The following points highlight the three main concepts of species. The concepts are: 1. Morphological Species Concept 2. Genetic Species Concept 3. Biological Species Concept.
1. Morphological Species Concept:
This is the traditional concept of species. It was originally introduced by Carolus Linnaeus in his Systema Naturae in 1758. According to this concept, a population group of morphologically distinct organisms constitutes a species.
The main objections to this concept are that it does not take into consideration:
(i) The range of variation in size, colour, form & weight.
(ii) The genetic diversity
(iii) The common origin of related species and
(iv) The change of species in time.
Morphological species concept does not take into account of pronounced sexual dimorphism exhibited by different organisms. For example, the males and females of river duck, the mallard, were originally placed under separate species. The males were described as Anas boschas and females as A. platyrhyechos.
In many other birds like birds of paradise, humming birds, wood warblers etc. females differ more from the males of their own species than from the females of other related species. In many deep-sea angler fishes of the family Ceratioidei, the males are much smaller in size than females, live as parasitic forms upon them. Such dwarf males, originally mistaken as separate species, attach themselves by the mouth of the female and feed up their body fluids.
Insects and lower invertebrates like rotifers, echiuroids like Bonellia exhibit more pronounced morphological differences in the two sexes. Larval stages of several vertebrates and invertebrates are so markedly different from their parents that they were very often placed in separate species.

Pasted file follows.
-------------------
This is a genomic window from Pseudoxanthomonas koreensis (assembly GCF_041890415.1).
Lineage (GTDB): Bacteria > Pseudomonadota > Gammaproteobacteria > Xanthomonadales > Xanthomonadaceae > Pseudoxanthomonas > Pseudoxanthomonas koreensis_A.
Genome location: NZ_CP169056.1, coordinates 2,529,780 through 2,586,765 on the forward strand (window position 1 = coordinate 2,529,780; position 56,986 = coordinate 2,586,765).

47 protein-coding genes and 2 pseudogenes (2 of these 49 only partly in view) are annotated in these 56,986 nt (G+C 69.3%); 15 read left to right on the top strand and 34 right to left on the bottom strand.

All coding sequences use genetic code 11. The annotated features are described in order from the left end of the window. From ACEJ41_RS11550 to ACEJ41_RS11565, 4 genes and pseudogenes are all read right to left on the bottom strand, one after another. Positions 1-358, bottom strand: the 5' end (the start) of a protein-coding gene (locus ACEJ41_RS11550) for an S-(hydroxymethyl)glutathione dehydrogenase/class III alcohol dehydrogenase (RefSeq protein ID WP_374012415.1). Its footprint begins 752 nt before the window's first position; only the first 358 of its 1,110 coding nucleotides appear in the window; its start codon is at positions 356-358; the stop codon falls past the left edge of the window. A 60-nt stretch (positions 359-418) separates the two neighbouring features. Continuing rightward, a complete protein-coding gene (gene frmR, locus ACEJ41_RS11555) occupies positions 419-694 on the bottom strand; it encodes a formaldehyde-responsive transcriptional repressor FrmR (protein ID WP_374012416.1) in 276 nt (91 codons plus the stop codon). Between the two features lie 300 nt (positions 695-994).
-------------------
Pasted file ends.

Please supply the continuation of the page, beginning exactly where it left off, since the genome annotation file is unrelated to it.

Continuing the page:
2. Genetic Species Concept:
According to Lotsy (1918) a species is a group of genetically identical individuals. This view was supported by some geneticists. But this definition of species is incorrect because even the off-springs of same parents have different genetic constitution. Only identical twins are genetically similar.
3. Biological Species Concept:
This is the modern concept of species proposed and developed by Dobzhansky in 1937 and Mayr in 1942. According to Dobzhansky mendelian population sharing a common gene pool constitute a species. The most uptodate and convincing definition of species has been given by Mayr (1942) to his book “Systematics and the origin of species”. According to him, species are the groups of actually or potentially interbreeding natural populations that are reproductively isolated from each such groups.
The general characters of animal species may be summarized as follows:
1. Each species possesses a common gene pool.
2. Each species is in a process of continually adjusting to its environment.
3. Each species fills an ecological niche not exactly utilized by another species.
4. Each species possesses a constellation of isolating mechanisms that indirectly or directly prevent exchange of genes with related species.
5. Each species has the capacity to give rise to new species.
Subspecies and varieties: